In Talk With the Times, Valerie Jarrett Says ‘I Intend to Stay at the White House Until the Lights Go Off’

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The president’s senior adviser and confidante on immigration, working with Republicans and whether she’s the Democratic Dick Cheney.

Does it ever surprise you that people describe your influence at the White House in terms similar to those once used to describe Vice President Dick Cheney’s? Oh! Please don’t say that. Stop right there. The president listens to people who have interesting things to say — that could be the most junior person on the staff or it could be a senior adviser or it could be a person who whispers something to him across a rope line.

In his new book, David Axelrod asserts that Rahm Emanuel, when he was chief of staff, was openly uncomfortable with your relationship with the first family. In a town where access is so important, initially it probably made people a little uncomfortable. I think that has faded. I just want to do my job, and part of my job for the president is to be his friend.

You’ve been with President Obama from the very start of his political career. Are you going to stick around 1600 Pennsylvania Avenue to the bitter end? Oh, my goodness, I intend to stay until the lights go off. Why would I miss a single second of this?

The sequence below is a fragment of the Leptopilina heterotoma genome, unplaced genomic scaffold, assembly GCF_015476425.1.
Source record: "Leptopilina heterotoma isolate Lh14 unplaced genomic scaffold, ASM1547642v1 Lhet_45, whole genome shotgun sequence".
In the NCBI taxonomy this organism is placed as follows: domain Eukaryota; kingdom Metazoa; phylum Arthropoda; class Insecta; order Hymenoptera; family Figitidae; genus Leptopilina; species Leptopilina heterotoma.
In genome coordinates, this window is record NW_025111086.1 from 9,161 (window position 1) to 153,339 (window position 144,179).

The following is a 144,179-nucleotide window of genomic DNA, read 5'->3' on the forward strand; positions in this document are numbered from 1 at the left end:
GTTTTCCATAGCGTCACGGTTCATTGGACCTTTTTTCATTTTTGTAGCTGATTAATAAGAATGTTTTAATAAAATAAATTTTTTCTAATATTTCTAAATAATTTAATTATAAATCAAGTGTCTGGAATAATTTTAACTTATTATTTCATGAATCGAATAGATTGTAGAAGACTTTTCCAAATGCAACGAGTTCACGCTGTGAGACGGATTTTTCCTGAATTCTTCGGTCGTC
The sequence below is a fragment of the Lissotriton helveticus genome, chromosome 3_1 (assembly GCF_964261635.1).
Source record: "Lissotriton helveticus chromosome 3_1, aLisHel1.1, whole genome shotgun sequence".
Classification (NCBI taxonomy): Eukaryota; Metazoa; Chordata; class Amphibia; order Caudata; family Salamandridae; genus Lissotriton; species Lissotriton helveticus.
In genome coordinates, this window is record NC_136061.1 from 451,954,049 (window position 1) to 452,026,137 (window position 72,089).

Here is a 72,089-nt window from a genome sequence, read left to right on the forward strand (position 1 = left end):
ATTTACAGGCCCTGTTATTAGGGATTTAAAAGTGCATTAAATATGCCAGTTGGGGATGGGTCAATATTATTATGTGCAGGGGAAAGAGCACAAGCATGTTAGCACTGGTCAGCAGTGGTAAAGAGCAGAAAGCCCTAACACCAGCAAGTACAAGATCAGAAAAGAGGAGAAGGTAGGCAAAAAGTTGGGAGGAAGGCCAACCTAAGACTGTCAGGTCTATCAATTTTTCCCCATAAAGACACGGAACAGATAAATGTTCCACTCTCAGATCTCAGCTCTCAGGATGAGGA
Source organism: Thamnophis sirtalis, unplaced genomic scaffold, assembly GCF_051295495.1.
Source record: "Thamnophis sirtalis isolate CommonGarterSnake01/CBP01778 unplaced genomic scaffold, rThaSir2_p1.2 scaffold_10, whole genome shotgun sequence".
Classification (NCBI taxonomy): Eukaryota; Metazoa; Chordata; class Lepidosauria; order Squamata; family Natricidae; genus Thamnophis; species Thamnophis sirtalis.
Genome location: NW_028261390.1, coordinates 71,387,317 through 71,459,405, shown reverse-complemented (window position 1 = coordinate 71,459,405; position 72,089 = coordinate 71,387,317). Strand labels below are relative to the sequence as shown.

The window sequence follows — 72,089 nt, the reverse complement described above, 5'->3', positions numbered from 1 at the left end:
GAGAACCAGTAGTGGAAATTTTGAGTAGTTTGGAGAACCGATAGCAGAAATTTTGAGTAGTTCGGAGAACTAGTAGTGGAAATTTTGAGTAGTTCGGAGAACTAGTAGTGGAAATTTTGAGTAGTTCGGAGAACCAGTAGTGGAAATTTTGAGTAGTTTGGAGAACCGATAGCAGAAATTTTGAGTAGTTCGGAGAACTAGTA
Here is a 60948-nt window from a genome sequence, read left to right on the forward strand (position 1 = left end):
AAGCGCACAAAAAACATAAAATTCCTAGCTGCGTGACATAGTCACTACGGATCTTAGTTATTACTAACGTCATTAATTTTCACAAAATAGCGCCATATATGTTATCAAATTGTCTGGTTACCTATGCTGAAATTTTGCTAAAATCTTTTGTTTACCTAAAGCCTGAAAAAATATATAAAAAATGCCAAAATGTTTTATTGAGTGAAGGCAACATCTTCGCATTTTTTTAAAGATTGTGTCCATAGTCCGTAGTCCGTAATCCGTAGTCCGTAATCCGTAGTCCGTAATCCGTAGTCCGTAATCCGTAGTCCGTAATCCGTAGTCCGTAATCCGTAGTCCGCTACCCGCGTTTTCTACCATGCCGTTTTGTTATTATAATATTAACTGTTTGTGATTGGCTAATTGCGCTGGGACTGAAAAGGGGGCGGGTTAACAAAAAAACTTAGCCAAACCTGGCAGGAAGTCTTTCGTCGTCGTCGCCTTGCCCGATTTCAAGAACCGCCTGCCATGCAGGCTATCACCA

Washington chatter among Obama’s supporters is that the administration has its mojo back. Do you feel that way? The economy is getting better, and so people feel better — 59 straight months of private-sector job growth and 11.8 million jobs created is a track record to be very proud of.

House Speaker John A. Boehner and Senator Mitch McConnell would say that the economic growth happened in spite of his policies. Well, clearly I would disagree.

Some people believe that without Democratic control of the Senate, the White House is freer to act, more liberated from Congress. Is that true? We would far prefer to have kept the Senate in Democratic hands, but we play the hand we’re dealt. The president still has a robust agenda that involves Congress. And he is also going to work closely with partners outside of Washington. Already 17 states and D.C. have raised the minimum wage since the president called on them to do it. Companies are following suit.

But isn’t Walmart’s decision to raise its wage evidence for the Republican argument — that the market will sort this issue out on its own? I can’t say whether Walmart would have done that had it not been for the president’s spotlight. That ability that we have here at the White House adds value to the free-market system.

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SOURCE: N.Y. Times – Jim Rutenberg

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